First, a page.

Whenever possible, fruit juice should be substituted for your bird's drinking water. Apple juice is a good starter. As an alternative, Tang or anequivalent can be added to the drinking water. This may not be a practical suggestion for birds that habitually bathe in their drinking water. These additives or fruit juices provide more nutrients (vitamins, minerals, etc.) than water alone, and they help to mask the taste of other items (vitamins, antibiotics if necessary, etc.) that may be added to the drinking water. Fruit juices that produce stains (for example, grape juice) should not be used. Fruit juices or water to which perishable items have been added must be changed every 12-24 hours to prevent spoilage, and perhaps even more often on especially warm days. Even plain water should be changed with the same frequency for the same reasons.
Vitamin A must be readily available in the diet and consumed in adequate quantities by caged birds to maintain healthy eyes, skin, feathers, and linings of their gastrointestinal, respiratory and reproductive tracts. Amazon parrots seem to have the most trouble with vitamin A deficiency. Foods rich in vitamin A include cod liver oil, cooked liver, egg yolk, apricots, corn, carrots, squash, sweet potatoes, broccoli, spinach and parsley. Seeds are notoriously deficient in vitamin A.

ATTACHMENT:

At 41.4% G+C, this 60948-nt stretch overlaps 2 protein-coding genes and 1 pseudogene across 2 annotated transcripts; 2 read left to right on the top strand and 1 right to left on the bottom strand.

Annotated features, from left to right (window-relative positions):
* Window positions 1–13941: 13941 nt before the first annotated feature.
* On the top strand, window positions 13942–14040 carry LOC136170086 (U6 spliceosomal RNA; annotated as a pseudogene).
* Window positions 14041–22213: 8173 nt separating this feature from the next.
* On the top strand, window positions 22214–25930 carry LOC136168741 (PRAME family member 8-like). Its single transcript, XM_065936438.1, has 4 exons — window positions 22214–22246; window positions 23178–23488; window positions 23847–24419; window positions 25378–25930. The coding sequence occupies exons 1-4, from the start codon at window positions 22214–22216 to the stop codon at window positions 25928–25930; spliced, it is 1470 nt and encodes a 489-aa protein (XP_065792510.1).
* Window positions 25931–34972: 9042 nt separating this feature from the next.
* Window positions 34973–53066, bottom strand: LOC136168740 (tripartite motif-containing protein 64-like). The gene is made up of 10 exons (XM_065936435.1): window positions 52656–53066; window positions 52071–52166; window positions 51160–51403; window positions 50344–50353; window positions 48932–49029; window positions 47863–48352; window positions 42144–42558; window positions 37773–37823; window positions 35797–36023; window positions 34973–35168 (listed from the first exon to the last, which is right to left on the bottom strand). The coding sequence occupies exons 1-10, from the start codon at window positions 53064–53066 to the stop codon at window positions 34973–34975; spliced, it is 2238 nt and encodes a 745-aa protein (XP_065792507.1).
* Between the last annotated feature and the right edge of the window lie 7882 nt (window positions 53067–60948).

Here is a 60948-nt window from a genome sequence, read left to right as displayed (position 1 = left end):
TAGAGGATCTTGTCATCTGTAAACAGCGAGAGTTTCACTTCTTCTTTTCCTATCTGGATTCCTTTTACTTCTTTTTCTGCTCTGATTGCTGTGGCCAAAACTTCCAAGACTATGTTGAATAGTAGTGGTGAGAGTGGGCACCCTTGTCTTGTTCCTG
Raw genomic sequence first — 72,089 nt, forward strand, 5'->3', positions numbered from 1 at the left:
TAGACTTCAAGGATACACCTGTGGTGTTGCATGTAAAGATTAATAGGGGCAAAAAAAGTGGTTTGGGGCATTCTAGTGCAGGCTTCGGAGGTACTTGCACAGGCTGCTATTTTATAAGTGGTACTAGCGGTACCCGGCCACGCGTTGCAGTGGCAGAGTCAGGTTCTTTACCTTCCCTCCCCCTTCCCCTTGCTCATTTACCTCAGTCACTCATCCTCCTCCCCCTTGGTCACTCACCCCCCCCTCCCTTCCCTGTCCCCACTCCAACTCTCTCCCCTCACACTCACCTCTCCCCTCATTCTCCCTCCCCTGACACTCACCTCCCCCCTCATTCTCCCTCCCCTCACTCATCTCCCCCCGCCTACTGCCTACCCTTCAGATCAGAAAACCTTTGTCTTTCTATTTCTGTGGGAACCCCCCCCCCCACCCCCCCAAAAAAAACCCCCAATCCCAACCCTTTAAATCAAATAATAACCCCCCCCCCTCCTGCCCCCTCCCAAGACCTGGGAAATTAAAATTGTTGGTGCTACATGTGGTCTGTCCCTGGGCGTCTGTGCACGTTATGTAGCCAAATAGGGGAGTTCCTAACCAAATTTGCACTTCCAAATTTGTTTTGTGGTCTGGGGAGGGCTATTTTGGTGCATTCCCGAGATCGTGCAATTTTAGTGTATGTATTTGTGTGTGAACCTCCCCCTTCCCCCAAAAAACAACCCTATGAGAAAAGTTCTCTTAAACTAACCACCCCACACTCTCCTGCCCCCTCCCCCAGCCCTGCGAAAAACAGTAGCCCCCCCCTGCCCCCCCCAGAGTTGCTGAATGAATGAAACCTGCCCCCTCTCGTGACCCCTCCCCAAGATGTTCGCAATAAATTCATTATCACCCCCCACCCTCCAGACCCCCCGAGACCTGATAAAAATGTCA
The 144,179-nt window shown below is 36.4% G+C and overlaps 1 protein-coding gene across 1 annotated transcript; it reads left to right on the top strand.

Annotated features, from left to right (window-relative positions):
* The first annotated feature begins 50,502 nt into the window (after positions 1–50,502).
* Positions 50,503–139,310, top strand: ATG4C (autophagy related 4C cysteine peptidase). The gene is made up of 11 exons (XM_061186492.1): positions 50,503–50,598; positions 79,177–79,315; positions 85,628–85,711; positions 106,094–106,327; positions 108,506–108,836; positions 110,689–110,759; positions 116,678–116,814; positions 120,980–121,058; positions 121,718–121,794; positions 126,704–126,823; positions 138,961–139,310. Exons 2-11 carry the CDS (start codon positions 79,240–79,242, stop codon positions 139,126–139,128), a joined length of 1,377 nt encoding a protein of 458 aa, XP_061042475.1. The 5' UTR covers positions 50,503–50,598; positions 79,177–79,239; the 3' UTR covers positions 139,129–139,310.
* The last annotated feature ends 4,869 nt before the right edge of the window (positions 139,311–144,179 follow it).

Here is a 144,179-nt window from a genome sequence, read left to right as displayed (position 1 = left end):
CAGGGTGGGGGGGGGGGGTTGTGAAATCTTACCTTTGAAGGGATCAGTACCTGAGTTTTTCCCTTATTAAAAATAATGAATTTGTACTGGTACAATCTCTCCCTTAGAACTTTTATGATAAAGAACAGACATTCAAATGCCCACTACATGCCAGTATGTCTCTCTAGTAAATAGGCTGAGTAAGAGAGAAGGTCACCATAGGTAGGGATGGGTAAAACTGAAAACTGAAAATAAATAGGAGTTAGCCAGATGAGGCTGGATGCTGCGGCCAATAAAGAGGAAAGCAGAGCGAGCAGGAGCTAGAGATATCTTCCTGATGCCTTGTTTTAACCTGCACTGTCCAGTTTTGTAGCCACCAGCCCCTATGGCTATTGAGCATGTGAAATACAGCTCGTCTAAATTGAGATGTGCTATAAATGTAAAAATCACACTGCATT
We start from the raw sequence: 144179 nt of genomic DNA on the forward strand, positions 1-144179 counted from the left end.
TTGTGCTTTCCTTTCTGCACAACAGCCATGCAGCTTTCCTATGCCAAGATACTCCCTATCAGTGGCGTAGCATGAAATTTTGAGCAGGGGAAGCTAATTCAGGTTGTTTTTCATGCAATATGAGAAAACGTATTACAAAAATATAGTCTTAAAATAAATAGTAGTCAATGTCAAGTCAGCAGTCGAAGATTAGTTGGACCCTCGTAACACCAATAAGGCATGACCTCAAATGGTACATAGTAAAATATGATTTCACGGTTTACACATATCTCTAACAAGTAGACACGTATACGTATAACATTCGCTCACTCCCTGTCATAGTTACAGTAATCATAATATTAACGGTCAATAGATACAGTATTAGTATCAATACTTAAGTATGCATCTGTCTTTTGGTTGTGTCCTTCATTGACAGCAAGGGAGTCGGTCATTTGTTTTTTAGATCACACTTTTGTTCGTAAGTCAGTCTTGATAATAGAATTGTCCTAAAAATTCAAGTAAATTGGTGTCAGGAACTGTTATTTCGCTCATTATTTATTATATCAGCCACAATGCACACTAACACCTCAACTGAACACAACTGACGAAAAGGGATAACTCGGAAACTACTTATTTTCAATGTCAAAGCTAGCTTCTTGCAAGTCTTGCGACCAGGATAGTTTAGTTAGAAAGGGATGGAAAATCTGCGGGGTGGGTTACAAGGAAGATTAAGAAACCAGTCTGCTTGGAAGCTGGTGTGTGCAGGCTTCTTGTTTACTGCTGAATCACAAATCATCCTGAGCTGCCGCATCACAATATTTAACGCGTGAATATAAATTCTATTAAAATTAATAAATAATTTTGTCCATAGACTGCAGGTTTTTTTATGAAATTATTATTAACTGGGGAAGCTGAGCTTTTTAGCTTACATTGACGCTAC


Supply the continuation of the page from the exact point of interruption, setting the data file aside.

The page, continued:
Caged birds rarely receive enough sunlight and, therefore, rarely benefit from its ultraviolet radiation. Ultraviolet (W) light is necessary to facilitate certain chemical reactions within the skin that in turn, enable optimal absorption of calcium (necessary for healthy muscles and bones) by the intestinal tract. There is no W light benefit when sunlight is received through window glass. Consequently, you should take your bird outside on warm, sunny days as often as possible. Your bird's wings should be clipped, or the bird should be securely confined within a suitable cage. Make certain that neighborhood cats and wild birds are prevented access to your bird. It is also important for you to provide areas of sunlight and shade for your bird so that it can move into the shade if it becomes too warm. Many bird owners use artificial light sources to replace the regular incandescent and fluorescent light bulbs in the rooms in which their birds are housed.